It started with a friendly mention on twitter. Someone posted a screenshot of a piece I made for fun (an album titled "Godzilla Sings," based off a jokey Toho studios behind the scenes picture with a man in a Godzilla suit playing the guitar). This fake album cover had been posted in an online forum, and people were freaking out about it, asking if it was real, etc.
1. No, it's not real. And no, I can't sell it. As you know "Godzilla" is under copyright and that means I can't use it without permission. That's why his name never appears in any of my work. This was a fun goof I made in February 2015 and posted on Tumblr and social media as a silly little joke. Yes, Etsy is full of people using Godzilla's name & likeness without permission, but that's never something I wanted to do. Which brings me to...
2. Please don't share images online without attributing the original author. That's the beauty of Tumblr, which makes it easy to reblog pictures from their original source. Yet once work makes it through Facebook, Pinterest, Instagram, and wherever else it's usually lost any kind of attribution as to where it came from and how it was made.*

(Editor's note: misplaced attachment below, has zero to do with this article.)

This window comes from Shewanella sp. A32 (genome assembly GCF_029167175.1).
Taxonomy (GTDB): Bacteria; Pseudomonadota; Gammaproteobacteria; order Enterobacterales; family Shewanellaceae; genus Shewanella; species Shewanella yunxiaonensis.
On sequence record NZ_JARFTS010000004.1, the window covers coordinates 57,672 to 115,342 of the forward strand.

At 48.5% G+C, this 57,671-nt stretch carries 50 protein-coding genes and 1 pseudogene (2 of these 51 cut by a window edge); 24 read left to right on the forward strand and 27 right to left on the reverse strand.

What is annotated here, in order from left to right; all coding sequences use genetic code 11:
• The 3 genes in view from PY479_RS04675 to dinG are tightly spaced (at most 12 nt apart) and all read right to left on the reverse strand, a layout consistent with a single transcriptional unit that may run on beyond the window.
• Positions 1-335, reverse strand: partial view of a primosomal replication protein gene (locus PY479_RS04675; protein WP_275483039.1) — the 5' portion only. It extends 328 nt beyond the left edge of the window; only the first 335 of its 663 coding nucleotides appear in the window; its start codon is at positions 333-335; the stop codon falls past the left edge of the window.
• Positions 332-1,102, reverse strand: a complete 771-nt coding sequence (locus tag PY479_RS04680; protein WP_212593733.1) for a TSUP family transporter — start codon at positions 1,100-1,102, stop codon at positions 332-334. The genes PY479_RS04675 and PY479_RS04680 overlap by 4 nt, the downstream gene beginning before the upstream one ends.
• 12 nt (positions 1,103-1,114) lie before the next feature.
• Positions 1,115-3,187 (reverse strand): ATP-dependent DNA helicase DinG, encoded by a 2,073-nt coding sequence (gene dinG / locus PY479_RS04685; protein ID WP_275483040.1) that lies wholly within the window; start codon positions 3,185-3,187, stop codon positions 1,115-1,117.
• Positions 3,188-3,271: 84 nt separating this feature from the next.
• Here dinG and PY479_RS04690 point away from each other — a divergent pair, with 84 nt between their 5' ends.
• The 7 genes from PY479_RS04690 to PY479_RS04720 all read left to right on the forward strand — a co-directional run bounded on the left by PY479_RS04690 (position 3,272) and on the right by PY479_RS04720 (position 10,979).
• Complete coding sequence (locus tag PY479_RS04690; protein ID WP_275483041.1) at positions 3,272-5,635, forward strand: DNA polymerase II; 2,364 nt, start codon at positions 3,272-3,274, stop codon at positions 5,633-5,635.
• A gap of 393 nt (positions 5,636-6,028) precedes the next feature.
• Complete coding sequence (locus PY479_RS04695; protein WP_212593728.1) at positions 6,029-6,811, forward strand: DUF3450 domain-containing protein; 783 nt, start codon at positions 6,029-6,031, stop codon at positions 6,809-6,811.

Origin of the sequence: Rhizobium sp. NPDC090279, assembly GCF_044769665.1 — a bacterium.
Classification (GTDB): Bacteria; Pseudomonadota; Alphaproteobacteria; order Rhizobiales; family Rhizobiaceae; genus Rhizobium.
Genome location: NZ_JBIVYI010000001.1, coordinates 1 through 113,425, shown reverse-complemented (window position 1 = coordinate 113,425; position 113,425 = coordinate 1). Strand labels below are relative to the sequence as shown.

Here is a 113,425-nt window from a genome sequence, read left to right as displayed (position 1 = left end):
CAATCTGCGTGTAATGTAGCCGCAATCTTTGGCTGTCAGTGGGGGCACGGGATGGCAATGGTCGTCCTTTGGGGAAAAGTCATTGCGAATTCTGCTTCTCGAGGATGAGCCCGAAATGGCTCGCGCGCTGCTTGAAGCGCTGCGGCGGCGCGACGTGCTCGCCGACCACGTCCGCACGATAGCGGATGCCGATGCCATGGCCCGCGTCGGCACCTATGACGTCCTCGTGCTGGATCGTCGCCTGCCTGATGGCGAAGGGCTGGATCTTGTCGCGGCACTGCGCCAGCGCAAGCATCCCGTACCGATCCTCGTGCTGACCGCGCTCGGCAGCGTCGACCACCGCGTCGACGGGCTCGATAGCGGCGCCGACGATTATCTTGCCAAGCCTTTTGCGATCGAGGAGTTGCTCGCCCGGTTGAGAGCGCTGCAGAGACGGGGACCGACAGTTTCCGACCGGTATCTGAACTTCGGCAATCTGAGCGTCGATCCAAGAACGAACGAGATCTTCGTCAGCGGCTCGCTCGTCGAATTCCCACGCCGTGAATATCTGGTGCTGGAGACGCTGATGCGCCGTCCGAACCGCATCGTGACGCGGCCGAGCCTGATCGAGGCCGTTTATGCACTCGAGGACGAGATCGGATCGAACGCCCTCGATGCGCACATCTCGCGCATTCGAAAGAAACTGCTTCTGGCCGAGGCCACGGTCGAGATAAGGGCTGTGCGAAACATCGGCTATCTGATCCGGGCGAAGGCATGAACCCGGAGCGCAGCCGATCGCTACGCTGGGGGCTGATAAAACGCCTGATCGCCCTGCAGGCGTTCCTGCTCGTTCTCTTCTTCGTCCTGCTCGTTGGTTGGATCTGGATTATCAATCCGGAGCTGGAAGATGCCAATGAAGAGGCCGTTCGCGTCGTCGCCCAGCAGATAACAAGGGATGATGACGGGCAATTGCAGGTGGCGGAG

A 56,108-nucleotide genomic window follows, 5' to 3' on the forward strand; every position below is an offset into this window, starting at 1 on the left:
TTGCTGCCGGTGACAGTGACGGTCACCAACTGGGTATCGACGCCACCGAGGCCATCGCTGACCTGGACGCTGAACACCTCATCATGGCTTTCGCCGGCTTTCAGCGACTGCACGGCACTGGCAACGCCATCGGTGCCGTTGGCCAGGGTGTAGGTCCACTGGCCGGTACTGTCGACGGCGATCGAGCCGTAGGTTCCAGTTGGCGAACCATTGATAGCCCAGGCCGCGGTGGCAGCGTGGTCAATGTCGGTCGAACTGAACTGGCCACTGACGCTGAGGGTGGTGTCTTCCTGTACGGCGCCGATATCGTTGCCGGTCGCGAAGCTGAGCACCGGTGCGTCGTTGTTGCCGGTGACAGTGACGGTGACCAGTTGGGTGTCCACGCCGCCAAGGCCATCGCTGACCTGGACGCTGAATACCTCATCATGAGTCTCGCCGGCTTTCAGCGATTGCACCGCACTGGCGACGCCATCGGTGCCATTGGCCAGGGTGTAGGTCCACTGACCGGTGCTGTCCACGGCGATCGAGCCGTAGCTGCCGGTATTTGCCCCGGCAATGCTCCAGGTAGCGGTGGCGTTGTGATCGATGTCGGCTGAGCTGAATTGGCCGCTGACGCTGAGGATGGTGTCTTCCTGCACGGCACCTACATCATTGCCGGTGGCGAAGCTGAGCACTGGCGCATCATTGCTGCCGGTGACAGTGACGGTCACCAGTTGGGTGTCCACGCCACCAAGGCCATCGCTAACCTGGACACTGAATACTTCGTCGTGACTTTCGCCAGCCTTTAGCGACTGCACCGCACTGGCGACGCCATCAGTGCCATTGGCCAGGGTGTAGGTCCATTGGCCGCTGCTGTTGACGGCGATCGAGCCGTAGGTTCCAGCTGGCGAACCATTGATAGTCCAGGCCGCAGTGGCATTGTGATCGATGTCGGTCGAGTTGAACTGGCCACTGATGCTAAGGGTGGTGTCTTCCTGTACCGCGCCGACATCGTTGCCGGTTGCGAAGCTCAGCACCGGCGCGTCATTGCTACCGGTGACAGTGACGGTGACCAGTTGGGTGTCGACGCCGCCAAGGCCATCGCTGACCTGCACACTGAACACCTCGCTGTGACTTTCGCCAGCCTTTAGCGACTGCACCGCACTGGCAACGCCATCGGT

In this case you might wonder, what's the big deal? I can't sell this anyway, so what's the harm in sharing it? A fair point. But removing my credit from this piece means that not only do people not know that it's fake (which causes some confusion on Facebook), but now I don't get the chance to have my other work exposed to people who might enjoy it. As I've said before, selling these prints online is how I pay my bills.
I sincerely doubt any of this was done maliciously, or to try and get credit for themselves; people just don't think about this kind of stuff. Which is why I'm asking: maybe next time, think about it before you repost that artwork. Credit the artist who made it; it's often their livelihood at stake.
*Not sure how to find out where an image came from? Here's how to use Google Reverse Image Search, which will help find the original article.